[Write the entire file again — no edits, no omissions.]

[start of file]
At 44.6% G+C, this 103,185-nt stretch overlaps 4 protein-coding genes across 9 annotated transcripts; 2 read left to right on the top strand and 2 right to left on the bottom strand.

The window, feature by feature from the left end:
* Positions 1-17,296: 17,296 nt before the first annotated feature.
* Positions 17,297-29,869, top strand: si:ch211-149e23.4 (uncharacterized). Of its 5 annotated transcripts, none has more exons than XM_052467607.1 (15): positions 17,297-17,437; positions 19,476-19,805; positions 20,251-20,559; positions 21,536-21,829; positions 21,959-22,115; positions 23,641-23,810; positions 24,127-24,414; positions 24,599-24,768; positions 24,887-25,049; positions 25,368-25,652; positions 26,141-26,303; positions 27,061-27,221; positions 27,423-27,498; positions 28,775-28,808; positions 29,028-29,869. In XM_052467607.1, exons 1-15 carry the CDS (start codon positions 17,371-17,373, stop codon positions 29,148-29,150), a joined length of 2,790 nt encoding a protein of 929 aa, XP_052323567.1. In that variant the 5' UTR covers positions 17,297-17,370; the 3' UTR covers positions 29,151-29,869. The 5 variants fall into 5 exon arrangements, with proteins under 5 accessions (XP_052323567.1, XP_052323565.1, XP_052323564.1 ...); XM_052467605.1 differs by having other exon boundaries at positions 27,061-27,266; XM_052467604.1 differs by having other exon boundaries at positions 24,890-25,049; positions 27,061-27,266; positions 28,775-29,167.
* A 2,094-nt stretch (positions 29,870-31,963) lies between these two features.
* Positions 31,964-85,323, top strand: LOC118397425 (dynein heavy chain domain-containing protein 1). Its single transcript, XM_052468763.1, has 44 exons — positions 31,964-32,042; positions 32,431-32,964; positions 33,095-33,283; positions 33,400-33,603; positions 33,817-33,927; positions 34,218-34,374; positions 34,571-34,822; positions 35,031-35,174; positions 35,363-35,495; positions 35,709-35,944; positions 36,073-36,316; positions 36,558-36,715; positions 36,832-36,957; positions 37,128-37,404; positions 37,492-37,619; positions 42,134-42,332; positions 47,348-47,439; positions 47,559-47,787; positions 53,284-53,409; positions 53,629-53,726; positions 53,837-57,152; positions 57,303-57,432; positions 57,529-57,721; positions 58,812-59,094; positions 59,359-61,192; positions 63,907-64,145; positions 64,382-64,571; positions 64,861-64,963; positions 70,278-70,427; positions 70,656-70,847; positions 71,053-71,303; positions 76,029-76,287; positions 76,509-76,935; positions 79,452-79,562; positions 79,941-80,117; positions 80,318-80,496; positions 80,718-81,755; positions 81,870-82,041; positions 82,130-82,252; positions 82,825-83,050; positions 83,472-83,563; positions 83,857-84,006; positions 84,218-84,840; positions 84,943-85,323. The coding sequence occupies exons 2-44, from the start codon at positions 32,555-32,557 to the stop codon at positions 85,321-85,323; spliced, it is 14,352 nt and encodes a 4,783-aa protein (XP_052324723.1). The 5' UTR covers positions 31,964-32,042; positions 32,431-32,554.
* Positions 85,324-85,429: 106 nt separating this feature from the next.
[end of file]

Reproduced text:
At 44.6% G+C, this 103,185-nt stretch overlaps 4 protein-coding genes across 9 annotated transcripts; 2 read left to right on the top strand and 2 right to left on the bottom strand.

The window, feature by feature from the left end:
* Positions 1-17,296: 17,296 nt before the first annotated feature.
* Positions 17,297-29,869, top strand: si:ch211-149e23.4 (uncharacterized). Of its 5 annotated transcripts, none has more exons than XM_052467607.1 (15): positions 17,297-17,437; positions 19,476-19,805; positions 20,251-20,559; positions 21,536-21,829; positions 21,959-22,115; positions 23,641-23,810; positions 24,127-24,414; positions 24,599-24,768; positions 24,887-25,049; positions 25,368-25,652; positions 26,141-26,303; positions 27,061-27,221; positions 27,423-27,498; positions 28,775-28,808; positions 29,028-29,869. In XM_052467607.1, exons 1-15 carry the CDS (start codon positions 17,371-17,373, stop codon positions 29,148-29,150), a joined length of 2,790 nt encoding a protein of 929 aa, XP_052323567.1. In that variant the 5' UTR covers positions 17,297-17,370; the 3' UTR covers positions 29,151-29,869. The 5 variants fall into 5 exon arrangements, with proteins under 5 accessions (XP_052323567.1, XP_052323565.1, XP_052323564.1 ...); XM_052467605.1 differs by having other exon boundaries at positions 27,061-27,266; XM_052467604.1 differs by having other exon boundaries at positions 24,890-25,049; positions 27,061-27,266; positions 28,775-29,167.
* A 2,094-nt stretch (positions 29,870-31,963) lies between these two features.
* Positions 31,964-85,323, top strand: LOC118397425 (dynein heavy chain domain-containing protein 1). Its single transcript, XM_052468763.1, has 44 exons — positions 31,964-32,042; positions 32,431-32,964; positions 33,095-33,283; positions 33,400-33,603; positions 33,817-33,927; positions 34,218-34,374; positions 34,571-34,822; positions 35,031-35,174; positions 35,363-35,495; positions 35,709-35,944; positions 36,073-36,316; positions 36,558-36,715; positions 36,832-36,957; positions 37,128-37,404; positions 37,492-37,619; positions 42,134-42,332; positions 47,348-47,439; positions 47,559-47,787; positions 53,284-53,409; positions 53,629-53,726; positions 53,837-57,152; positions 57,303-57,432; positions 57,529-57,721; positions 58,812-59,094; positions 59,359-61,192; positions 63,907-64,145; positions 64,382-64,571; positions 64,861-64,963; positions 70,278-70,427; positions 70,656-70,847; positions 71,053-71,303; positions 76,029-76,287; positions 76,509-76,935; positions 79,452-79,562; positions 79,941-80,117; positions 80,318-80,496; positions 80,718-81,755; positions 81,870-82,041; positions 82,130-82,252; positions 82,825-83,050; positions 83,472-83,563; positions 83,857-84,006; positions 84,218-84,840; positions 84,943-85,323. The coding sequence occupies exons 2-44, from the start codon at positions 32,555-32,557 to the stop codon at positions 85,321-85,323; spliced, it is 14,352 nt and encodes a 4,783-aa protein (XP_052324723.1). The 5' UTR covers positions 31,964-32,042; positions 32,431-32,554.
* Positions 85,324-85,429: 106 nt separating this feature from the next.